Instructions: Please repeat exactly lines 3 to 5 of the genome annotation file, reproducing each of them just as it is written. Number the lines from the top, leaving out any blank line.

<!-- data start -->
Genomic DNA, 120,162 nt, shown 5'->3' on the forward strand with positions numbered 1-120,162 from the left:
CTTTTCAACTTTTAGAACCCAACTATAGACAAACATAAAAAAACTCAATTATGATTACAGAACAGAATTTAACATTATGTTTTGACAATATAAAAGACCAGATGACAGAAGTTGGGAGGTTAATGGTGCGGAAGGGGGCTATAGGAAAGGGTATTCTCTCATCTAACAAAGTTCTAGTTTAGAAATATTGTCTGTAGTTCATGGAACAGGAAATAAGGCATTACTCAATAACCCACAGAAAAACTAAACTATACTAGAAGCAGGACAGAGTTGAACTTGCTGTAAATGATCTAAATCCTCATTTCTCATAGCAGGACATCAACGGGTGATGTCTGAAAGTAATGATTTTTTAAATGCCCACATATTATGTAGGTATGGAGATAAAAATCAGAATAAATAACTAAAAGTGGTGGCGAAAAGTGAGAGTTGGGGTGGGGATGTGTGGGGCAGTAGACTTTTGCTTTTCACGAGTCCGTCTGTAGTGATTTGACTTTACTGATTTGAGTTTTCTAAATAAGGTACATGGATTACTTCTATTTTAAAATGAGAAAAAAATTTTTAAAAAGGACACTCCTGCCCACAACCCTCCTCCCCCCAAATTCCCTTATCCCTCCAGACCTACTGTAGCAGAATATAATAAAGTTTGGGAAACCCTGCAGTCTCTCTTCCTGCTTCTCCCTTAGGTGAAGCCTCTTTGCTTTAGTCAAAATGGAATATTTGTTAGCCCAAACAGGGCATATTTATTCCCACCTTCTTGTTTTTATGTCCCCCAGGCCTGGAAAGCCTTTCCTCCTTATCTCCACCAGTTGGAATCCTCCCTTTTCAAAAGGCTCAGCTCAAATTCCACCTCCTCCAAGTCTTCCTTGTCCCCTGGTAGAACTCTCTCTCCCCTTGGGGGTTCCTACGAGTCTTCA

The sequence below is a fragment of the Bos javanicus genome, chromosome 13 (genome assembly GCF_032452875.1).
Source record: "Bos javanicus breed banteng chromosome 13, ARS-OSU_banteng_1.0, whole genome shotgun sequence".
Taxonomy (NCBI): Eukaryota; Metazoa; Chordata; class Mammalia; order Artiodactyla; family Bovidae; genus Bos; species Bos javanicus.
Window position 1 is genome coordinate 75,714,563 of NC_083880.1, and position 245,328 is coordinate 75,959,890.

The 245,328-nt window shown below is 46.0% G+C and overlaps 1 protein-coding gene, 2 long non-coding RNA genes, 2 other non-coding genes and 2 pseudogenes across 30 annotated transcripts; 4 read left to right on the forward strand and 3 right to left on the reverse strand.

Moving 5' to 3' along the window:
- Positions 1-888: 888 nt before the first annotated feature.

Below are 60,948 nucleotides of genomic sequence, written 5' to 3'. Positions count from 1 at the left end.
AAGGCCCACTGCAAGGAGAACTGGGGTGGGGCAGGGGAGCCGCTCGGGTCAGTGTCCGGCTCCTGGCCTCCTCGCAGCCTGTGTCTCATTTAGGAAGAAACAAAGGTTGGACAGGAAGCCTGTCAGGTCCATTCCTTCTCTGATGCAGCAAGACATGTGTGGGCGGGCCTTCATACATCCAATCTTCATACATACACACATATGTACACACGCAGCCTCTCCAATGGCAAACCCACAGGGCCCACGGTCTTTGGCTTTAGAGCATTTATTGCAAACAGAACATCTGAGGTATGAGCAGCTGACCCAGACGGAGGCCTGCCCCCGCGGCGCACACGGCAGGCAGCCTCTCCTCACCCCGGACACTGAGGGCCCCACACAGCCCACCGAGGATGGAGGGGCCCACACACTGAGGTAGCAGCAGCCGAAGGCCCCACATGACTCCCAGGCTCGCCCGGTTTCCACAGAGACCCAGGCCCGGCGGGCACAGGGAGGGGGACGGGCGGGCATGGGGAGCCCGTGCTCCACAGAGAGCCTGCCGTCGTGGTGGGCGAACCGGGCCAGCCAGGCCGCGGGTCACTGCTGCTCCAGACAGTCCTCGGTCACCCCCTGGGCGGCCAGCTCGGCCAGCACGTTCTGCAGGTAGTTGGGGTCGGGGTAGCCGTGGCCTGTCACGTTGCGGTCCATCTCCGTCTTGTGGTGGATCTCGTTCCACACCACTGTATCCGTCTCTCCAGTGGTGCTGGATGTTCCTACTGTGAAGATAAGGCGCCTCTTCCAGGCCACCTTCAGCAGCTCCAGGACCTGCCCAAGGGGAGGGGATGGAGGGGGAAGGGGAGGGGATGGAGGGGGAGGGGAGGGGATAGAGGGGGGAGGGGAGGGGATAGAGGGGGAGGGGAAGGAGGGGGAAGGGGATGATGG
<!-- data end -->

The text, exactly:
The sequence below is a fragment of the Bos javanicus genome, chromosome 13 (genome assembly GCF_032452875.1).
Source record: "Bos javanicus breed banteng chromosome 13, ARS-OSU_banteng_1.0, whole genome shotgun sequence".
Taxonomy (NCBI): Eukaryota; Metazoa; Chordata; class Mammalia; order Artiodactyla; family Bovidae; genus Bos; species Bos javanicus.